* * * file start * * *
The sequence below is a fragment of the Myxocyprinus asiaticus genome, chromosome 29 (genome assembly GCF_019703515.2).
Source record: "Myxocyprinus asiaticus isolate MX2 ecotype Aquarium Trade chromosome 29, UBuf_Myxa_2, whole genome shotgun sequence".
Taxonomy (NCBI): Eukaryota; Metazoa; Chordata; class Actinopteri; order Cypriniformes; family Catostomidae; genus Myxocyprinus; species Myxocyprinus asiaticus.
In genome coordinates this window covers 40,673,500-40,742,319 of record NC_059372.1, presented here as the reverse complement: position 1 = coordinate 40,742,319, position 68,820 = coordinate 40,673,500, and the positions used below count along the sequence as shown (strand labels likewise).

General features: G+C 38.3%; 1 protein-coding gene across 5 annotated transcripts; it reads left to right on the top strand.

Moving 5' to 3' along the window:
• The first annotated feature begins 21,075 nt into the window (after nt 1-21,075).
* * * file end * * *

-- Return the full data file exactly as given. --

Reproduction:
The sequence below is a fragment of the Myxocyprinus asiaticus genome, chromosome 29 (genome assembly GCF_019703515.2).
Source record: "Myxocyprinus asiaticus isolate MX2 ecotype Aquarium Trade chromosome 29, UBuf_Myxa_2, whole genome shotgun sequence".
Taxonomy (NCBI): Eukaryota; Metazoa; Chordata; class Actinopteri; order Cypriniformes; family Catostomidae; genus Myxocyprinus; species Myxocyprinus asiaticus.
In genome coordinates this window covers 40,673,500-40,742,319 of record NC_059372.1, presented here as the reverse complement: position 1 = coordinate 40,742,319, position 68,820 = coordinate 40,673,500, and the positions used below count along the sequence as shown (strand labels likewise).

General features: G+C 38.3%; 1 protein-coding gene across 5 annotated transcripts; it reads left to right on the top strand.

Moving 5' to 3' along the window:
• The first annotated feature begins 21,075 nt into the window (after nt 1-21,075).